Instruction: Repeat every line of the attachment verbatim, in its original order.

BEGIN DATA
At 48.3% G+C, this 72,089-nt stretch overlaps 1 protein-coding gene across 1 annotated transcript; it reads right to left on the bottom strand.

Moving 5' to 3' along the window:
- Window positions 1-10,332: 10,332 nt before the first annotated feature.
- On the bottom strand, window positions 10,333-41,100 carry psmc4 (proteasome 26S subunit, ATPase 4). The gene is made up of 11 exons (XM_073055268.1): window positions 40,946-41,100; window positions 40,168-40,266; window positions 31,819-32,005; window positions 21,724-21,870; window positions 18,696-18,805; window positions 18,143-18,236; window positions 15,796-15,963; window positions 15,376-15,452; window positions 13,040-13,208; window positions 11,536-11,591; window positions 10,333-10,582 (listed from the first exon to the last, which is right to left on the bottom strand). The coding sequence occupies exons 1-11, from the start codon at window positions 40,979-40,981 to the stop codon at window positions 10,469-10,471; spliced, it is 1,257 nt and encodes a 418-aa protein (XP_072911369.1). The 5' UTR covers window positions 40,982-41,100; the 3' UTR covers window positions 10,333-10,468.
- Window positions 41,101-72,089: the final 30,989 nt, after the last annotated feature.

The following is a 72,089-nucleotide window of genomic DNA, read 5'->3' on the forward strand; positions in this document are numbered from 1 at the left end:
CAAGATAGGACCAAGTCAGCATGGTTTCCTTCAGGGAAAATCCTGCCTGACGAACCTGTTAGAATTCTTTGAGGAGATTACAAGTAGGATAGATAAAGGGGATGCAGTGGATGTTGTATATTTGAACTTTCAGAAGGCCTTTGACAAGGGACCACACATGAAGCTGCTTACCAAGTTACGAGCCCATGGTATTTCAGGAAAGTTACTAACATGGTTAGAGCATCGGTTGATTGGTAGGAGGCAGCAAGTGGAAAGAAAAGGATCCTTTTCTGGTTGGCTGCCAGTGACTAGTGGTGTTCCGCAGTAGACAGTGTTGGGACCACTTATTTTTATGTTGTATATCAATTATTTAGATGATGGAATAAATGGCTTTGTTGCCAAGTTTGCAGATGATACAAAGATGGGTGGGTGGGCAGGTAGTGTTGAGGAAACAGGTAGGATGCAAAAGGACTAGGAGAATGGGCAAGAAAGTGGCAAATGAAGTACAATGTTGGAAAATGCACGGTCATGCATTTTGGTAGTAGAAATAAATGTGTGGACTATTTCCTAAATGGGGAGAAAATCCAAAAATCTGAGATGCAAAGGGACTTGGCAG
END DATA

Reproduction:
At 48.3% G+C, this 72,089-nt stretch overlaps 1 protein-coding gene across 1 annotated transcript; it reads right to left on the bottom strand.

Moving 5' to 3' along the window:
- Window positions 1-10,332: 10,332 nt before the first annotated feature.
- On the bottom strand, window positions 10,333-41,100 carry psmc4 (proteasome 26S subunit, ATPase 4). The gene is made up of 11 exons (XM_073055268.1): window positions 40,946-41,100; window positions 40,168-40,266; window positions 31,819-32,005; window positions 21,724-21,870; window positions 18,696-18,805; window positions 18,143-18,236; window positions 15,796-15,963; window positions 15,376-15,452; window positions 13,040-13,208; window positions 11,536-11,591; window positions 10,333-10,582 (listed from the first exon to the last, which is right to left on the bottom strand). The coding sequence occupies exons 1-11, from the start codon at window positions 40,979-40,981 to the stop codon at window positions 10,469-10,471; spliced, it is 1,257 nt and encodes a 418-aa protein (XP_072911369.1). The 5' UTR covers window positions 40,982-41,100; the 3' UTR covers window positions 10,333-10,468.
- Window positions 41,101-72,089: the final 30,989 nt, after the last annotated feature.

The following is a 72,089-nucleotide window of genomic DNA, read 5'->3' on the forward strand; positions in this document are numbered from 1 at the left end:
CAAGATAGGACCAAGTCAGCATGGTTTCCTTCAGGGAAAATCCTGCCTGACGAACCTGTTAGAATTCTTTGAGGAGATTACAAGTAGGATAGATAAAGGGGATGCAGTGGATGTTGTATATTTGAACTTTCAGAAGGCCTTTGACAAGGGACCACACATGAAGCTGCTTACCAAGTTACGAGCCCATGGTATTTCAGGAAAGTTACTAACATGGTTAGAGCATCGGTTGATTGGTAGGAGGCAGCAAGTGGAAAGAAAAGGATCCTTTTCTGGTTGGCTGCCAGTGACTAGTGGTGTTCCGCAGTAGACAGTGTTGGGACCACTTATTTTTATGTTGTATATCAATTATTTAGATGATGGAATAAATGGCTTTGTTGCCAAGTTTGCAGATGATACAAAGATGGGTGGGTGGGCAGGTAGTGTTGAGGAAACAGGTAGGATGCAAAAGGACTAGGAGAATGGGCAAGAAAGTGGCAAATGAAGTACAATGTTGGAAAATGCACGGTCATGCATTTTGGTAGTAGAAATAAATGTGTGGACTATTTCCTAAATGGGGAGAAAATCCAAAAATCTGAGATGCAAAGGGACTTGGCAG